Congressman Mike Quigley stops by to talk congressional priorities and the tone that was set by the spending bill passed over the weekend.
Easing Washington Gridlock
President Barack Obama signed the $1.1 trillion spending bill passed by Congress late Tuesday. The bill will fund most government operations through September of next year. The bill’s passage demonstrated a rare moment of bipartisan cooperation by Congress in order to avoid another government shutdown.
“More important is the fact that the Speaker came more to the middle to compromise and get the spending bill passed,” said Rep. Mike Quigley (D) Illinois.
While some see this as a step in the right direction, the legislation contains a number of special interest giveaways. One of the most noted actions in the legislation is the dialing back of restrictions on derivatives trading by banks. Some worry that this is a sign of things to come when Republicans take over both the House and Senate in January.
When asked about the banking provision in particular, Illinois Republican Sen. Mark Kirk responded in a statement that, “this bipartisan legislation prevents a government shutdown and will fund priorities throughout Chicagoland.”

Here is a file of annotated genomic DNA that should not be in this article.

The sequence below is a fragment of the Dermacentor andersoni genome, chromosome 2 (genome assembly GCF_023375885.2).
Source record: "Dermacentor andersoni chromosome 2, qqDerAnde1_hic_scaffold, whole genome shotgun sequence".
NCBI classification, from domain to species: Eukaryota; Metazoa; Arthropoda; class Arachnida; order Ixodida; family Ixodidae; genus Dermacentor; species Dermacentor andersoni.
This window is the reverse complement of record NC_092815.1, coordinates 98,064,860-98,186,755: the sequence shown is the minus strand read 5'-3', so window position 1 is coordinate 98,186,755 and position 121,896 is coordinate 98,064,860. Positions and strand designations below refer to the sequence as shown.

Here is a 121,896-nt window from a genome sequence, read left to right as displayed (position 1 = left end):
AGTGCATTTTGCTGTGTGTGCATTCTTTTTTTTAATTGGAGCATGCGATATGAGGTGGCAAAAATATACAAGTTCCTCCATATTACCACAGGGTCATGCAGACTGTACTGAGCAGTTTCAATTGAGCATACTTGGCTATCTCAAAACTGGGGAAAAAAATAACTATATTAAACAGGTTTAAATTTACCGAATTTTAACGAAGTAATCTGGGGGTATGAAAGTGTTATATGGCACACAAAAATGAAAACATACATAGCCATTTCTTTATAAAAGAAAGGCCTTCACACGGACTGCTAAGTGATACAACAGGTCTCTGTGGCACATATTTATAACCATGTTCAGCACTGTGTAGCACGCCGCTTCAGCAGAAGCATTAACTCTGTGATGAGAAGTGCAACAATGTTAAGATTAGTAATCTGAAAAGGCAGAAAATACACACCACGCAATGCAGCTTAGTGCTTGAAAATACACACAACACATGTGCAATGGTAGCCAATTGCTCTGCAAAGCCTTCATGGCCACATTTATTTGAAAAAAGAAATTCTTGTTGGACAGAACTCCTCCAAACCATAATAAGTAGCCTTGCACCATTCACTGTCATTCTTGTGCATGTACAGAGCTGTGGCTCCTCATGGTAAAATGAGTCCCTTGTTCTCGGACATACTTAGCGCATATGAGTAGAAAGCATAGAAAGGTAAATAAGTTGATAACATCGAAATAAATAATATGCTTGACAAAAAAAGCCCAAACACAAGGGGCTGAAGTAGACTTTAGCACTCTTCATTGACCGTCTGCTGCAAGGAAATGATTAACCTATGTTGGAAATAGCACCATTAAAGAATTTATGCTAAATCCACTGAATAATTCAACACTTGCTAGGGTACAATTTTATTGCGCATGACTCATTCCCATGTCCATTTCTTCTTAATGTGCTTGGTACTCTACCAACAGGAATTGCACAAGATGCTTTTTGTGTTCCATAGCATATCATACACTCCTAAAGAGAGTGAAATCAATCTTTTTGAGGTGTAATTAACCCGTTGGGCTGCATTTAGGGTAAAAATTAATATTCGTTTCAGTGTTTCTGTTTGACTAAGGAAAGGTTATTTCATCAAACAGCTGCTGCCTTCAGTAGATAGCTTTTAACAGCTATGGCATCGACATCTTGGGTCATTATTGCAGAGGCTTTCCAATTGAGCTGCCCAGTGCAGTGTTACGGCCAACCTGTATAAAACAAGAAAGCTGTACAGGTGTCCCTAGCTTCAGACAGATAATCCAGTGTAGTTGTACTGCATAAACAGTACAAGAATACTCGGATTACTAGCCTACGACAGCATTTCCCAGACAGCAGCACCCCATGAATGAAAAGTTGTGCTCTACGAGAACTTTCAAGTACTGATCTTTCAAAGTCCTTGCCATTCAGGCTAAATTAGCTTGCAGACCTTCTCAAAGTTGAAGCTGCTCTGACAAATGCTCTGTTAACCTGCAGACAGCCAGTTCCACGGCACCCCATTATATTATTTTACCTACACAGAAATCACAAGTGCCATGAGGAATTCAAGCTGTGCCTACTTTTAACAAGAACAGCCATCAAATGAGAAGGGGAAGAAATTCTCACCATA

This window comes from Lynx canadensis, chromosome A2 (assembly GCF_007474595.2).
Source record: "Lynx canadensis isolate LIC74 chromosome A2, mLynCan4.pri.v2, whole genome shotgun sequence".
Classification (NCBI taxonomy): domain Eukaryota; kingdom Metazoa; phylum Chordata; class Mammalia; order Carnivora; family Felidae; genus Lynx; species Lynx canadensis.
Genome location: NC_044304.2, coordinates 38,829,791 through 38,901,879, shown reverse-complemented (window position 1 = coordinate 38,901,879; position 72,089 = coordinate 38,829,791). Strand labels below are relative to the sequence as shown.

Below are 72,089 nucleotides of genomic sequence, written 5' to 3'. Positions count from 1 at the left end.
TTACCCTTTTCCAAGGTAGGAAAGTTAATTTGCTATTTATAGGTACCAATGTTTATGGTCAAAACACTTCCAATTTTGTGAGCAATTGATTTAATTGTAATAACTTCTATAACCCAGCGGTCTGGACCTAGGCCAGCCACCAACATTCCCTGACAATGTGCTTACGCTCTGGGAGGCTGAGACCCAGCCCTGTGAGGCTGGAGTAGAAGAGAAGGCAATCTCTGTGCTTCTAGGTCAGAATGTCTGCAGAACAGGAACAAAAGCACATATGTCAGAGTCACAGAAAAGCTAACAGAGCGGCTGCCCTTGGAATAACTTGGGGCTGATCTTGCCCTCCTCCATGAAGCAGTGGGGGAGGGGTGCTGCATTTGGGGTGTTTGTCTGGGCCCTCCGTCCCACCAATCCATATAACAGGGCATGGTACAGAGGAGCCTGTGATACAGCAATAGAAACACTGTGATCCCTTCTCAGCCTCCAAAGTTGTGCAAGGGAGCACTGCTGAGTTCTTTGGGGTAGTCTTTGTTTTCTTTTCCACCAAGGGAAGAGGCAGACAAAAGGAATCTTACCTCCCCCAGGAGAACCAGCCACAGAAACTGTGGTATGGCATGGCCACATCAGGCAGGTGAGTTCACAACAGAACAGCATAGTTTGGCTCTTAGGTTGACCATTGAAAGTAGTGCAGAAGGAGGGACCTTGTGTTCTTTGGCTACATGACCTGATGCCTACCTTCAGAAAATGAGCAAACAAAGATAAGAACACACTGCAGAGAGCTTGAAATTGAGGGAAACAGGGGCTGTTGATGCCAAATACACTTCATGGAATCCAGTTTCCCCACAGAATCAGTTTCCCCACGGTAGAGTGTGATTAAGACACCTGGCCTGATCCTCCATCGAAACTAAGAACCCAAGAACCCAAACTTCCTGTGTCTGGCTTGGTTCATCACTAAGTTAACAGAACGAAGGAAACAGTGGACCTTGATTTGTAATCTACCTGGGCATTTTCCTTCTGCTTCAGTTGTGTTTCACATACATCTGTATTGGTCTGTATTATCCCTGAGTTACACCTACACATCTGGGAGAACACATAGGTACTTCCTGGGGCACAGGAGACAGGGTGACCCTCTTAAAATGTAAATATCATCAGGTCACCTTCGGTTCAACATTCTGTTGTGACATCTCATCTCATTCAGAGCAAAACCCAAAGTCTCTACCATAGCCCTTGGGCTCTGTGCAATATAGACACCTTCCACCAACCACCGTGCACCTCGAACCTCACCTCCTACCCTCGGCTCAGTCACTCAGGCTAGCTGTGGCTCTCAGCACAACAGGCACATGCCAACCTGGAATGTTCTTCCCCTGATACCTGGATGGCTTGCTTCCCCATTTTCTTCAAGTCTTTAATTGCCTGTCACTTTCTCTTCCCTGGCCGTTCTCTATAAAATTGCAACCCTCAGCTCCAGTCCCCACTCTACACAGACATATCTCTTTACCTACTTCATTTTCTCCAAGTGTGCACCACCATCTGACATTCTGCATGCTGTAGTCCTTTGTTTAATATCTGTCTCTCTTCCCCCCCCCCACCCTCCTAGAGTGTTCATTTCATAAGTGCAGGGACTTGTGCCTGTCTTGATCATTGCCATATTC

The law also placates those lawmakers that decry President Obama’s executive order on immigration by only funding the Department of Homeland Security through Feb. 27.
However, the bill also allocates funds for Chicago area mass-transit and roadway projects. The funding comes at a time when Chicago Transit Authority is working to attain grant money necessary for the revamping of the Red and Purple Lines.
According to authority officials, the modernization plan aims to cut travel times in half and accommodate ridership growth. The project itself is projected to cost approximately $4.7 billion with at least $1.5 billion coming from federal coffers.
While transportation projects can get underway in the short-term, Quigley would like to see the fruition of a long-term transportation agreement that has eluded Congress in the past few years.
“This takes us in the direction we want to go for the next 50 years,” said Quigley. “It’s a big unexplainable issue why we haven’t been able to get it done. It’s a question of leadership.”
View a timeline of Quigley's career.
-- Timeline by Travis Cornejo